Good coaches push basketball defenses that center around man to man defense, and for a good reason - every defense, whether man to man, or zone, or a combination defense, or a press, or whatever, requires strong man to man defensive basketball skills.
But basketball is a team sport, and we can't forget that - having excellent individual skills is only half the battle for our players (and for us, their coaches!). Our players need to be able to play hard defense on the man they are guarding, but they also need to be able to see what is happening on the rest of the court, so if one of their teammates gets beaten, they can help out.
The focus of defense is not to stop your man - it's to stop the ball, and sometimes that's going to mean leaving their own man to stop someone else's man who is penetrating. So it's important that we teach our players how to help out and recover.
Basketball Defenses: Help and Recover
The focus of a defensive player when trying to help a teammate that has been beaten is not to pick up the ballcarrier, but to make him think he is being picked up. We call this Help and Recover because the "help" portion is only half of it.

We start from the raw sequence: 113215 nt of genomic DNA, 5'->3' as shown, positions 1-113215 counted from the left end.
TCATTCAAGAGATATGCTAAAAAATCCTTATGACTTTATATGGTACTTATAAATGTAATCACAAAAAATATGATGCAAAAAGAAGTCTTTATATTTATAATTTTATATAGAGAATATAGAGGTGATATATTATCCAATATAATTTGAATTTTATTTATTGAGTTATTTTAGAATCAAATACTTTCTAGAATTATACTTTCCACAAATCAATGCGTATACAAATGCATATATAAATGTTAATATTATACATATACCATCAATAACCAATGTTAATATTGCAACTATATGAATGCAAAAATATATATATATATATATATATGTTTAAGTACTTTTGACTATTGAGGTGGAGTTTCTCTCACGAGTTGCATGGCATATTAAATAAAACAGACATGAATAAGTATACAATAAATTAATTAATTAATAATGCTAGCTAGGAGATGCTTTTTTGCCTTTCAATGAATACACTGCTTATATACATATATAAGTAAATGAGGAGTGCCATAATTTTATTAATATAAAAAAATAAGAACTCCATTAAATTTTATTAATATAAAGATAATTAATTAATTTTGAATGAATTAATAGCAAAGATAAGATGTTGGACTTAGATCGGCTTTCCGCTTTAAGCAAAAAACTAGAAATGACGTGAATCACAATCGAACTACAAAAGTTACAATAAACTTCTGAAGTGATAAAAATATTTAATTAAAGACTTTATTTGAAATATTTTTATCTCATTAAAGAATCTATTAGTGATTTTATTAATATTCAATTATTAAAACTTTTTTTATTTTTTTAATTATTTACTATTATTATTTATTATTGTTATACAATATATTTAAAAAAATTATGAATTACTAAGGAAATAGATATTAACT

What has to happen may best be explained using a situation.
Let's say player #1 gets beaten, and his man drives past him on the way to the hoop
Player #2 is the closest defensive man, so he steps into the path of the driving ball carrier
Player #2 does not play defense on the ball carrier, but rather slows him down enough so that player #1 can get back into defensive position. Player #2 quickly gets back into position to pick up his own man (this is the "recover" part)
There are, of course, risks here - #2's man may cutback door when #2 steps in to pick up the ball carrier; the ball carrier may make a quick pass to #2's man while #2 is out of position, and #2's man can shoot. But the alternative is to allow the ball carrier to waltz right in to the hoop.